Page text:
Erik Erickson’s Developmental Stages

baby Erik Erickson’s Developmental Stages

cognitive developmental theories
1) Trust vs Mistrust: Infancy (birth – 1 year)

learns to trust others
trust achieved as caregiver meets needs
assurance that caregiver will return when disappears from site (achieved when caregiver is able to move out of sight without undo distress)
the “sensorimotor” phase connecting with the world through touch, taste etc.
If needs not met we may end up with a deep-seated feeling of worthlessness and a mistrust of the world in general. 

2) Autonomy vs Shame and Doubt: Toddler (1-3 years)

begins to learn to become independent
self-confidence develops
Independence achieved through accomplishment of self care activities (walking, feeding, toileting)
Inability to accomplish independence creates feelings of shame and self doubt
Autonomy developed through choice making (controlling own behavior)
3) Initiative vs guilt: Pre-school age child (3-6years)toddler

learns to initiate own activities
accomplishment in this teaches child to seek challenges later in life
use of fantasy and imagination to explore environment
explores limits
encountering limits placed on behavior
limits may cause conflict and lead to frustration and guilt
4) Industry vs Inferiority: middle childhood (6-11 years)

develops competence in physical, cognitive and social skills
inability to learn new skills may result in sense of inadequacy and inferiority
success in skill acquisition may lead to positive outlook on work in adulthood
5) Identity vs role confusion: adolescent (12-18 years)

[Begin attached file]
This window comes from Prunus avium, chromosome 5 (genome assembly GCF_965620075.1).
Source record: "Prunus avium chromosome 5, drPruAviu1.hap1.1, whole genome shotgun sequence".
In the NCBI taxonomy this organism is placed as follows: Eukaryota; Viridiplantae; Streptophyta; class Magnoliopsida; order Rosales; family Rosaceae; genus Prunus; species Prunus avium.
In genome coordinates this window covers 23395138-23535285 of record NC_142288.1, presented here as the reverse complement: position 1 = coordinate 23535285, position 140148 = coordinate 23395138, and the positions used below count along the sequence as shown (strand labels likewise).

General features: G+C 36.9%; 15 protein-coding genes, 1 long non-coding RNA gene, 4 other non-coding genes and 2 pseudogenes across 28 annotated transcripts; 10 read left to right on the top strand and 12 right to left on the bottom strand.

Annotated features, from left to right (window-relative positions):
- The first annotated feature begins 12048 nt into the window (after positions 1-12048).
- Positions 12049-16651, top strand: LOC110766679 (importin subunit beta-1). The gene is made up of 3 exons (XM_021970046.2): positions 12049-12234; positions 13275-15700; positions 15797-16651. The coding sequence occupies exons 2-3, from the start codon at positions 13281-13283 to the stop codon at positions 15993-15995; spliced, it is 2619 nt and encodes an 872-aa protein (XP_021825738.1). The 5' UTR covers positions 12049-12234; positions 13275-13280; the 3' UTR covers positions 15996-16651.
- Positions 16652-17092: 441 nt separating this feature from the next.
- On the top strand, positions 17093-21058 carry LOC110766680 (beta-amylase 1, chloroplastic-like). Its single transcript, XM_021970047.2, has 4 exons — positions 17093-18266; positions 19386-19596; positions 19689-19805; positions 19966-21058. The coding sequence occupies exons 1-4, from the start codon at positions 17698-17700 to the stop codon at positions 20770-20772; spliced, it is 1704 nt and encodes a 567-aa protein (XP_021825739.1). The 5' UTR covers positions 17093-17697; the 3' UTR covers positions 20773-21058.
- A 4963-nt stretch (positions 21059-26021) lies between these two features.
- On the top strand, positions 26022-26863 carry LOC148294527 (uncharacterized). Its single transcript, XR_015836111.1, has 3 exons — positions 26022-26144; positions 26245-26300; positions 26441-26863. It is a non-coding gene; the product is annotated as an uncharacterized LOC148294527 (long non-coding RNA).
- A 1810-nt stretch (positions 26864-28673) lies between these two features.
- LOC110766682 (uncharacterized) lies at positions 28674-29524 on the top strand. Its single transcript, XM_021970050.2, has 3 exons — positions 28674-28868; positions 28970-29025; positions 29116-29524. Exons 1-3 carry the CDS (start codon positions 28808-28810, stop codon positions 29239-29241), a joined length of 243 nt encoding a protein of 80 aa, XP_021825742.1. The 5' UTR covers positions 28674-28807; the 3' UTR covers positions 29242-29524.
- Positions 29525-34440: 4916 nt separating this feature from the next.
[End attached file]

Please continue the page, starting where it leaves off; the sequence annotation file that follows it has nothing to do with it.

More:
experiment with roles
form unique identity
sense of self identity crucial to later life decisions such as marriage and career choice
inability to solidify sense of identity results in inability to form meaningful attachments and may result in isolation
6) Intimacy vs Isolation: young adult (18-35 years)

form close personal relationships (friends, romantic partners)
community involvement
time to start a family

7) Generativity vs self absorption and stagnation: middle adult (35-65 years)couple1portrait600
assistance and mentoring younger individuals, succeeding generations
ability to expand one’s own personal and social involvement critical to fulfillment
ability to see beyond own needs
accomplishment of societal needs
dissatisfaction with own achievements leads to self-absorption and stagnation

8) Integrity vs Despair: Older adult (65-death)
reflection on life accomplishments
satisfaction or dissatisfaction
physical and social losses may result in status and functional loss (retirment, illness)
Integrity: fulfillment achienved through meaningful sense of contribution to society, sense of purpose and meaning to life
Dispair: unfulfilling experiences, perceived failures, lack of contribution to societal networks


Perry, A, G, Potter, P, A, Ross-Kerr, J, C and Wood, M, J. (2006). Canadian fundamentals of nursing (3rd ed.). Toronto: Elselvier.


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